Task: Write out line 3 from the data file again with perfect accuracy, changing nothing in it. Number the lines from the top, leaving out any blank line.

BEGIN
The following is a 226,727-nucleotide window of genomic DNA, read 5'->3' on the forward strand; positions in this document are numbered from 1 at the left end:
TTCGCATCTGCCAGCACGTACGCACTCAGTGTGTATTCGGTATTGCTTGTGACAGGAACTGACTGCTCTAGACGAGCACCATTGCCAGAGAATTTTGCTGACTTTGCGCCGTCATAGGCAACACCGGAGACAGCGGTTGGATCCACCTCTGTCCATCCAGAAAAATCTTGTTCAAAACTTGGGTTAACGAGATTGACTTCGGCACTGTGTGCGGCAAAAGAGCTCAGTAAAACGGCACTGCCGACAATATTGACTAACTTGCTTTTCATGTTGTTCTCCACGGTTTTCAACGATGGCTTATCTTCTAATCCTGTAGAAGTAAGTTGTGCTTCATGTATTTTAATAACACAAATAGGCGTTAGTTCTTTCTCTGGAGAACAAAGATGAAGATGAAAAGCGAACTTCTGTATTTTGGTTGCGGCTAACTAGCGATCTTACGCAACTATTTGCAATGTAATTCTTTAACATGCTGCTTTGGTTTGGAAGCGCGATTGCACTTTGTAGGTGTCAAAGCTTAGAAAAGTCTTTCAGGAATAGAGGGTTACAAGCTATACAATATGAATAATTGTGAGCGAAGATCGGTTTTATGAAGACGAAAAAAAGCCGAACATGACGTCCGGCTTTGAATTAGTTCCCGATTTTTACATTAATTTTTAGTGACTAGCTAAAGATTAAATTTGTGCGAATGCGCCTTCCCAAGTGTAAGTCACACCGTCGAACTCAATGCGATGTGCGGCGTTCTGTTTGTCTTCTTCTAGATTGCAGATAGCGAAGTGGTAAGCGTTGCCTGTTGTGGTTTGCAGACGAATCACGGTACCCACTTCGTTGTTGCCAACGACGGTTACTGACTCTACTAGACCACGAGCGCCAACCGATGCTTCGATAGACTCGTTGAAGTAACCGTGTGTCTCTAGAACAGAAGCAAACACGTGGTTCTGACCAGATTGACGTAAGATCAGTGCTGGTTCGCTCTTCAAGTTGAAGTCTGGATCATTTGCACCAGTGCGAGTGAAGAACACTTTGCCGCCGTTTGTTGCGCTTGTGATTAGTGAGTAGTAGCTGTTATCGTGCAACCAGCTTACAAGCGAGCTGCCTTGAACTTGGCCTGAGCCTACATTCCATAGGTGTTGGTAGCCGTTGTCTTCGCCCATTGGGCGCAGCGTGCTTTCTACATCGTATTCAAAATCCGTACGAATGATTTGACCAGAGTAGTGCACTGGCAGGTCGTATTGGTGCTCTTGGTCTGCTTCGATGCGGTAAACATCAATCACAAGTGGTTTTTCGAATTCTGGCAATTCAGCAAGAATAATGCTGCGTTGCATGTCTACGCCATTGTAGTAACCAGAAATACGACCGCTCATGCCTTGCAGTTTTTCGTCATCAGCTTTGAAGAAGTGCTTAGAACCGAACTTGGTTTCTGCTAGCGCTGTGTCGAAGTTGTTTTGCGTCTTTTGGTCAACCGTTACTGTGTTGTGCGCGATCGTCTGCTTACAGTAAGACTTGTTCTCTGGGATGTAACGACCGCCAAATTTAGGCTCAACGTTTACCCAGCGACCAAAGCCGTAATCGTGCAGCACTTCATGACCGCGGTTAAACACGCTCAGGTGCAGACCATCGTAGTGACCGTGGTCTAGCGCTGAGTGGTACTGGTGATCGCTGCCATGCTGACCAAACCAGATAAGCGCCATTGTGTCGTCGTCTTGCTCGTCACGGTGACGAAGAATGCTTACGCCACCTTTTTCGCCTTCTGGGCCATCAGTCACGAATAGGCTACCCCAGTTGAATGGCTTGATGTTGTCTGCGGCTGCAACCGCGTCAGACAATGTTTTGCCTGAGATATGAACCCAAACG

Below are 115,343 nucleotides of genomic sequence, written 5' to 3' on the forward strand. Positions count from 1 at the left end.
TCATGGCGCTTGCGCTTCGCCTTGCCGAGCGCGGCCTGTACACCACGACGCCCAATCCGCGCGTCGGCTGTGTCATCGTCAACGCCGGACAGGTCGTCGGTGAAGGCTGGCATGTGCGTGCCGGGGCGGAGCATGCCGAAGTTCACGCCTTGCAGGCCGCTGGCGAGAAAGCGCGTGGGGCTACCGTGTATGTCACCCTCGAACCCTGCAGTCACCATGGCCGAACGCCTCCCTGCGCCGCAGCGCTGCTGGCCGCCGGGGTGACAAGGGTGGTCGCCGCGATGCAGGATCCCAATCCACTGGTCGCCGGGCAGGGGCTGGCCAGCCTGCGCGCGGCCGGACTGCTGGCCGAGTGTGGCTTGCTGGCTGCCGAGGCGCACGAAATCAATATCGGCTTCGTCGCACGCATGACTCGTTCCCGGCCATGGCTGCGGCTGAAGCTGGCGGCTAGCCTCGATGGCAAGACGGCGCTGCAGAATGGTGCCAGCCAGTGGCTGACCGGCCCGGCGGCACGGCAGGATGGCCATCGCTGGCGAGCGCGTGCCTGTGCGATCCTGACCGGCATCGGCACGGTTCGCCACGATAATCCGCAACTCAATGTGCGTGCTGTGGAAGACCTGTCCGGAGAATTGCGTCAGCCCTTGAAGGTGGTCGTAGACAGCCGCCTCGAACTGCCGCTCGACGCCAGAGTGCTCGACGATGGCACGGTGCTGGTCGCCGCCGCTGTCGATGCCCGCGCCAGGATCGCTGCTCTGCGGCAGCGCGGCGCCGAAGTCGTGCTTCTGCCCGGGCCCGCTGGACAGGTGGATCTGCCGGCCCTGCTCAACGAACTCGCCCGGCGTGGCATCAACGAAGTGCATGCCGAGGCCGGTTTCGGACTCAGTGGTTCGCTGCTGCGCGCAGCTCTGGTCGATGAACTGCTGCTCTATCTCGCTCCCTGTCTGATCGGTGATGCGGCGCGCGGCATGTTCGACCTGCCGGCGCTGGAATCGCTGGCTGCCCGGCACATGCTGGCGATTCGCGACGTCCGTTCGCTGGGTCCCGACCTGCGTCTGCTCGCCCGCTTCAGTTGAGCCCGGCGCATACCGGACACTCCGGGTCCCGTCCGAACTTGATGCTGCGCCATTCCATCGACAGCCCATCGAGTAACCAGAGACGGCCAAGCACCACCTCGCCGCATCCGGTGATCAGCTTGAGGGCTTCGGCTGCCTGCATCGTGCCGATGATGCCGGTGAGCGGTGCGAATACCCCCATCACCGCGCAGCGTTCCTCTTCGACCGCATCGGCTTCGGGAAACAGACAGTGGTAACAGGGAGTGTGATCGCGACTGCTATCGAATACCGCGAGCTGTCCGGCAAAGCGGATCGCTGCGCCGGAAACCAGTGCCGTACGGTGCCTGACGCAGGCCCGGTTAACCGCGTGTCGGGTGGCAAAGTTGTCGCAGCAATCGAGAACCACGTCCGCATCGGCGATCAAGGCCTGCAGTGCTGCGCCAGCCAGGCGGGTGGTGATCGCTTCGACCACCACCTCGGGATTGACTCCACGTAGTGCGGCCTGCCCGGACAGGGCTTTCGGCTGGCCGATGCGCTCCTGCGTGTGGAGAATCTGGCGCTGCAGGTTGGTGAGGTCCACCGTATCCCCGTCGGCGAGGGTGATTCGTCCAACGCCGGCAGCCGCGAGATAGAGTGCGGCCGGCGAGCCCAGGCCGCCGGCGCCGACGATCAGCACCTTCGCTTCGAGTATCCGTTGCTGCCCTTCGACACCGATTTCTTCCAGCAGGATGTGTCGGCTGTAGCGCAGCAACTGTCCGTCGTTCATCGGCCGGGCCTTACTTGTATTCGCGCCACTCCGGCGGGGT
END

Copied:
Below are 115,343 nucleotides of genomic sequence, written 5' to 3' on the forward strand. Positions count from 1 at the left end.